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Following our dreams is important

As I sit here writing my last article for the 2021 Outbound Writer's Residency, I feel such humility and gratitude. Never would I have thought I’d get the opportunity to be able to share stories of my outdoor adventures and exploration.

By: Angie Vasquez + Save to a List

I’ve always enjoyed the art of storytelling. When I was younger, I loved reading books that told tales of exploration, wildlife, and travel. I couldn’t wait to get my National Geographic and ZooBooks magazines in the mail.

At fourteen, my grandfather became ill with cancer. He was my hero and I’d follow him around everywhere - I wanted to be just like him. He gave me my very first camera a Canon AE-1 Program 35 mm SLR. I had signed up for photography class in high school and I guess he knew my potential. I learned how to take photos, process film and develop prints. Most of my brown and black classmates would tease me because they were into athletics while I loved the arts. I looked different in appearance and hung around a different group.

My high school photography classmates. Photo by Angie Vasquez.

I dreamt of becoming a photojournalist or wildlife photographer because I could tell a story through pictures. I carried my camera everywhere. I’d go looking for the perfect shot or story to tell. I aspired to be one of the first black women photographers in a magazine or newspaper but photography wasn’t my only interest. I also loved to write. 

I’d write poetry and short stories on parchment paper and in my journal. The idea of creating something other readers could relate to encouraged me to continue writing and taking pictures into adulthood. But there was one problem, I only showed my work to family or friends because I didn’t feel it was good enough.

I lost sight of that vision especially after the camera my grandfather had given me was stolen along with all of my printed work while hanging out with the wrong crowd. I’d lost sense of the vision and my creativity. In my adulthood, I still always carried some type of camera but more for creating memories with friends. I lost touch with myself when it came to writing and would only jot things down when I was going through difficulties. And then it all stopped. I wouldn’t pick up a pen or shoot with a professional camera again for many years.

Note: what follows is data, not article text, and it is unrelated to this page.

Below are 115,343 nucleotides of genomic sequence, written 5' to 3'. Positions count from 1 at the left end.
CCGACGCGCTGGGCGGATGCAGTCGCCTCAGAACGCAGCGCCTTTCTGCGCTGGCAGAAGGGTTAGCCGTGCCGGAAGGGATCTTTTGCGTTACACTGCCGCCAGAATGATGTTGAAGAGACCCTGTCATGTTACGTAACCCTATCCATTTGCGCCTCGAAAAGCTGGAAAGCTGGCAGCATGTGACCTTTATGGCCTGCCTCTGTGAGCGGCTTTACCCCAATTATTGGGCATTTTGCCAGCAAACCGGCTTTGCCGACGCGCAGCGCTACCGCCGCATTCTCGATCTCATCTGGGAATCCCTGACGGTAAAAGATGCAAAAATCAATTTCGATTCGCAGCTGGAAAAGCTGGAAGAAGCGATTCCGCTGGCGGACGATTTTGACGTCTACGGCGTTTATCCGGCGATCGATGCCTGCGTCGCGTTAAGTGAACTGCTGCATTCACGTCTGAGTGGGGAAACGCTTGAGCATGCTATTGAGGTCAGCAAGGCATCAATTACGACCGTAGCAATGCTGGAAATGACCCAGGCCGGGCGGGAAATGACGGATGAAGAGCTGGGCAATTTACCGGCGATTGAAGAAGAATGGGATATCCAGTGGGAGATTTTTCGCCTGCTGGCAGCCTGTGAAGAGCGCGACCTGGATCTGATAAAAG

When I moved to Florida, I started working with local musicians and was reintroduced to photography. Someone gifted me a canon DSLR and I would photograph music artists and models at events. I started to receive requests for photoshoots and even weddings. It was a lot of fun but not really what I wanted to do for a career.

It was amazing to have a camera again to take photos of outdoor spaces and wildlife. I felt creativity creep back into my life. The next few years took me and my cameras (I’d acquired two other canon’s) on adventures to places like Hawaii, Mexico, The Dominican Republic, and Canada among others. I captured stories to share with others through my camera lenses.

Fast Forward To Today

As I sit here writing, my last article for the 2021 Outbound Writer's Residency, I feel such humility and gratitude. Never would I have thought I’d get the opportunity to be able to share stories of my outdoor adventures and exploration. I was weary of applying. Although I have outdoor experience as an under represented storyteller, I didn’t think my writing was up to par. The day I received the news I was accepted, I was in my van Parker literally jumping and screaming! And as I turned in my first article, I cried.

Photo by Angie Vasquez.

It feels as though my dreams from childhood were coming full circle, I even recently inherited my grandmother’s Canon AE-1, giving me a chance at redemption. I love writing about the adventures I go on and teaching others how to recreate in the outdoors. As a black woman, I am breaking the stigma that black and brown humans do not explore the outdoors or live nomadically. My writing skills have grown tremendously, boosting my confidence in the work I create.

Catching the views in my Hoka and Eddie Bauer gear

Thank you to The Outbound Collective for giving my this opportunity. It has opened my mind to so many possibilities. Thank you for creating an inclusive space for ALL outdoor enthusiasts to safely share our stories, favorite outdoor places, and knowledge with each other. I would also like to give a special thanks to Sawyer, Eddie Bauer and Hoka for the gear packages as they have helped me to explore on a deeper level. And finally a big Shoutout to the other writers in my cohort from 2021 and the original class of 2020. You all have taught me so much about representation, adventure, and how to be a better human and storyteller. The last six months have been magical and I encourage anyone pursuing a career in the outdoor industry to go out and do it!

We want to acknowledge and thank the past, present, and future generations of all Native Nations and Indigenous Peoples whose ancestral lands we travel, explore, and play on. Always practice Leave No Trace ethics on your adventures and follow local regulations. Please explore responsibly!

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